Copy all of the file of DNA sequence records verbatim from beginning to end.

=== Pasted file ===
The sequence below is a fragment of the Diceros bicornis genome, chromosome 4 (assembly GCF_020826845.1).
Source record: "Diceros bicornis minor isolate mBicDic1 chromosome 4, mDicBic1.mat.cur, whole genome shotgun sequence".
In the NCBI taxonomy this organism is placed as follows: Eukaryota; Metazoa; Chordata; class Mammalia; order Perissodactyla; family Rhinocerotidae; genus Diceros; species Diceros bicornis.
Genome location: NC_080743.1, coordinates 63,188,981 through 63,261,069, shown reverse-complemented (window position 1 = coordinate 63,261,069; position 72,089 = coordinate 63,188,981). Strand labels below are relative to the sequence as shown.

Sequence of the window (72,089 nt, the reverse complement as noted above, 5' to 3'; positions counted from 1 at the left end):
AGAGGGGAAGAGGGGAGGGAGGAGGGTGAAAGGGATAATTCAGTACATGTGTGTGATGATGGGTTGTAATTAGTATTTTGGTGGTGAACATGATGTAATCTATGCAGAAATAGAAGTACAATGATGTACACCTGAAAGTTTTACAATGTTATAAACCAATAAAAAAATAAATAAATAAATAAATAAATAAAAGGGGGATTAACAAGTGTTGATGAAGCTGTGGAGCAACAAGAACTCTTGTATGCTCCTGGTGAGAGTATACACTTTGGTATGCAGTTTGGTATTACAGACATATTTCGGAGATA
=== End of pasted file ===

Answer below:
The sequence below is a fragment of the Diceros bicornis genome, chromosome 4 (assembly GCF_020826845.1).
Source record: "Diceros bicornis minor isolate mBicDic1 chromosome 4, mDicBic1.mat.cur, whole genome shotgun sequence".
In the NCBI taxonomy this organism is placed as follows: Eukaryota; Metazoa; Chordata; class Mammalia; order Perissodactyla; family Rhinocerotidae; genus Diceros; species Diceros bicornis.
Genome location: NC_080743.1, coordinates 63,188,981 through 63,261,069, shown reverse-complemented (window position 1 = coordinate 63,261,069; position 72,089 = coordinate 63,188,981). Strand labels below are relative to the sequence as shown.

Sequence of the window (72,089 nt, the reverse complement as noted above, 5' to 3'; positions counted from 1 at the left end):
AGAGGGGAAGAGGGGAGGGAGGAGGGTGAAAGGGATAATTCAGTACATGTGTGTGATGATGGGTTGTAATTAGTATTTTGGTGGTGAACATGATGTAATCTATGCAGAAATAGAAGTACAATGATGTACACCTGAAAGTTTTACAATGTTATAAACCAATAAAAAAATAAATAAATAAATAAATAAATAAAAGGGGGATTAACAAGTGTTGATGAAGCTGTGGAGCAACAAGAACTCTTGTATGCTCCTGGTGAGAGTATACACTTTGGTATGCAGTTTGGTATTACAGACATATTTCGGAGATA